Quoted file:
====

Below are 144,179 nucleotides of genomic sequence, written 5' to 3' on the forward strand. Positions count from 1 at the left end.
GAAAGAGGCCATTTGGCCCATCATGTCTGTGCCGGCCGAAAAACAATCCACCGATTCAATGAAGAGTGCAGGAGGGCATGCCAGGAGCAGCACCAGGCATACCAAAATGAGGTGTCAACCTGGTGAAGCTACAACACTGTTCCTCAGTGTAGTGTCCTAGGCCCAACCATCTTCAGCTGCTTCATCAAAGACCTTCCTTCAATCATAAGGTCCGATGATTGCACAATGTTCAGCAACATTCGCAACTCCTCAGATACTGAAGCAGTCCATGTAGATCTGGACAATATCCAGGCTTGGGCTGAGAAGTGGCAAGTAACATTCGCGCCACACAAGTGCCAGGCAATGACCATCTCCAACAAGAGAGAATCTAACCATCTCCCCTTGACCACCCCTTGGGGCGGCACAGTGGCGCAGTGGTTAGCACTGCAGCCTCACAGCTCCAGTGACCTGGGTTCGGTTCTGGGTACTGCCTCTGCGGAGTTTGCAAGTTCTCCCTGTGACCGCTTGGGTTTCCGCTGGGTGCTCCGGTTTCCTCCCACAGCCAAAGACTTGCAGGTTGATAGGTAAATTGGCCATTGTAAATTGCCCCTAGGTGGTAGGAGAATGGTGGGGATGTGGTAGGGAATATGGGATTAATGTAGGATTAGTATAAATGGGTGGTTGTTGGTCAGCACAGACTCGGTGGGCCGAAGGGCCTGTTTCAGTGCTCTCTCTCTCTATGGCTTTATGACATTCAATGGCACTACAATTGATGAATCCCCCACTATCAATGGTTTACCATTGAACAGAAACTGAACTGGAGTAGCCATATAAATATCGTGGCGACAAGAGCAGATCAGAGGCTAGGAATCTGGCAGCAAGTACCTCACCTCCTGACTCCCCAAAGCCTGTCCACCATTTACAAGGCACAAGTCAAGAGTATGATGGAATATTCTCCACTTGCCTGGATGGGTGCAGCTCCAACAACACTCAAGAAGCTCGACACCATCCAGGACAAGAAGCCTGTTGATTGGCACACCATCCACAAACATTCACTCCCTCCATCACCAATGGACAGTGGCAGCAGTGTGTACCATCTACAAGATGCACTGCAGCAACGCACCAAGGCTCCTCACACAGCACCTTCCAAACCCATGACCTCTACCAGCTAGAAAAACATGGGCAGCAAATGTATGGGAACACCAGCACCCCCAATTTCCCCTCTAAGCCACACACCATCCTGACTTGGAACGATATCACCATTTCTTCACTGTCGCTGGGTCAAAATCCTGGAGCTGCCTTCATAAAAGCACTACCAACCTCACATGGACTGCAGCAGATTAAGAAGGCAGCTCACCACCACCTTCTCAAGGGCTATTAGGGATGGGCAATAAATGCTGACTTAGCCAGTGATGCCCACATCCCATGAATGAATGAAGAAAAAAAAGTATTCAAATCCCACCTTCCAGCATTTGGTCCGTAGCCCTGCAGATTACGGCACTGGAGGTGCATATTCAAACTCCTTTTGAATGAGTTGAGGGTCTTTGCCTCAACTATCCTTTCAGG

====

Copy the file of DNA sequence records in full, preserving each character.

Below are 144,179 nucleotides of genomic sequence, written 5' to 3' on the forward strand. Positions count from 1 at the left end.
GAAAGAGGCCATTTGGCCCATCATGTCTGTGCCGGCCGAAAAACAATCCACCGATTCAATGAAGAGTGCAGGAGGGCATGCCAGGAGCAGCACCAGGCATACCAAAATGAGGTGTCAACCTGGTGAAGCTACAACACTGTTCCTCAGTGTAGTGTCCTAGGCCCAACCATCTTCAGCTGCTTCATCAAAGACCTTCCTTCAATCATAAGGTCCGATGATTGCACAATGTTCAGCAACATTCGCAACTCCTCAGATACTGAAGCAGTCCATGTAGATCTGGACAATATCCAGGCTTGGGCTGAGAAGTGGCAAGTAACATTCGCGCCACACAAGTGCCAGGCAATGACCATCTCCAACAAGAGAGAATCTAACCATCTCCCCTTGACCACCCCTTGGGGCGGCACAGTGGCGCAGTGGTTAGCACTGCAGCCTCACAGCTCCAGTGACCTGGGTTCGGTTCTGGGTACTGCCTCTGCGGAGTTTGCAAGTTCTCCCTGTGACCGCTTGGGTTTCCGCTGGGTGCTCCGGTTTCCTCCCACAGCCAAAGACTTGCAGGTTGATAGGTAAATTGGCCATTGTAAATTGCCCCTAGGTGGTAGGAGAATGGTGGGGATGTGGTAGGGAATATGGGATTAATGTAGGATTAGTATAAATGGGTGGTTGTTGGTCAGCACAGACTCGGTGGGCCGAAGGGCCTGTTTCAGTGCTCTCTCTCTCTATGGCTTTATGACATTCAATGGCACTACAATTGATGAATCCCCCACTATCAATGGTTTACCATTGAACAGAAACTGAACTGGAGTAGCCATATAAATATCGTGGCGACAAGAGCAGATCAGAGGCTAGGAATCTGGCAGCAAGTACCTCACCTCCTGACTCCCCAAAGCCTGTCCACCATTTACAAGGCACAAGTCAAGAGTATGATGGAATATTCTCCACTTGCCTGGATGGGTGCAGCTCCAACAACACTCAAGAAGCTCGACACCATCCAGGACAAGAAGCCTGTTGATTGGCACACCATCCACAAACATTCACTCCCTCCATCACCAATGGACAGTGGCAGCAGTGTGTACCATCTACAAGATGCACTGCAGCAACGCACCAAGGCTCCTCACACAGCACCTTCCAAACCCATGACCTCTACCAGCTAGAAAAACATGGGCAGCAAATGTATGGGAACACCAGCACCCCCAATTTCCCCTCTAAGCCACACACCATCCTGACTTGGAACGATATCACCATTTCTTCACTGTCGCTGGGTCAAAATCCTGGAGCTGCCTTCATAAAAGCACTACCAACCTCACATGGACTGCAGCAGATTAAGAAGGCAGCTCACCACCACCTTCTCAAGGGCTATTAGGGATGGGCAATAAATGCTGACTTAGCCAGTGATGCCCACATCCCATGAATGAATGAAGAAAAAAAAGTATTCAAATCCCACCTTCCAGCATTTGGTCCGTAGCCCTGCAGATTACGGCACTGGAGGTGCATATTCAAACTCCTTTTGAATGAGTTGAGGGTCTTTGCCTCAACTATCCTTTCAGG